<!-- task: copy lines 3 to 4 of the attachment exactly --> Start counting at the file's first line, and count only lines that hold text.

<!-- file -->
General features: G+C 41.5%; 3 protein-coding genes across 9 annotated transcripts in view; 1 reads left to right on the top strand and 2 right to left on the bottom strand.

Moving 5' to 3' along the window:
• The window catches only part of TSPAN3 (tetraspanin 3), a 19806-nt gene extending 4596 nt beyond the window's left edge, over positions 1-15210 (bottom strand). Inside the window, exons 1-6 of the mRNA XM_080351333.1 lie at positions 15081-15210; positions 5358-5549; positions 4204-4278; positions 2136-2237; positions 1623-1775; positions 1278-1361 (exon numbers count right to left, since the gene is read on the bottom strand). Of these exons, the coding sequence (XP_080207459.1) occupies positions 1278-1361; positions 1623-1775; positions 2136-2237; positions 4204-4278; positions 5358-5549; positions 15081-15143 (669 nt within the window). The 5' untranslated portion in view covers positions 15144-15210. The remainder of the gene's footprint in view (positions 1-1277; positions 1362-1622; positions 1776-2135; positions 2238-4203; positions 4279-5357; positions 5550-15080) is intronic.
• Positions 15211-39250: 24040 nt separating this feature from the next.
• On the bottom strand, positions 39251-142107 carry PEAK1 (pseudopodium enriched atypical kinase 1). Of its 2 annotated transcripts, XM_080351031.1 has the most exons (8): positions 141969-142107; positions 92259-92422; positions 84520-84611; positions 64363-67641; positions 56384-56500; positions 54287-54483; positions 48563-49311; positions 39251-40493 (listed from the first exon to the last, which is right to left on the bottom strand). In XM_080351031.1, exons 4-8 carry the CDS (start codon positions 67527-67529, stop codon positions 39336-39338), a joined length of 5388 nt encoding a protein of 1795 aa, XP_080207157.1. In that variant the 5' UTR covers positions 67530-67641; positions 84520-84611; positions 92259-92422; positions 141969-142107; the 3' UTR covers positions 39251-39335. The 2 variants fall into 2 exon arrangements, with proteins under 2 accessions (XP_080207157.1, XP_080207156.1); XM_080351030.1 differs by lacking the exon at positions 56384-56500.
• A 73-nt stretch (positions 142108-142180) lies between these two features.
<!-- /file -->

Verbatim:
• The window catches only part of TSPAN3 (tetraspanin 3), a 19806-nt gene extending 4596 nt beyond the window's left edge, over positions 1-15210 (bottom strand). Inside the window, exons 1-6 of the mRNA XM_080351333.1 lie at positions 15081-15210; positions 5358-5549; positions 4204-4278; positions 2136-2237; positions 1623-1775; positions 1278-1361 (exon numbers count right to left, since the gene is read on the bottom strand). Of these exons, the coding sequence (XP_080207459.1) occupies positions 1278-1361; positions 1623-1775; positions 2136-2237; positions 4204-4278; positions 5358-5549; positions 15081-15143 (669 nt within the window). The 5' untranslated portion in view covers positions 15144-15210. The remainder of the gene's footprint in view (positions 1-1277; positions 1362-1622; positions 1776-2135; positions 2238-4203; positions 4279-5357; positions 5550-15080) is intronic.
• Positions 15211-39250: 24040 nt separating this feature from the next.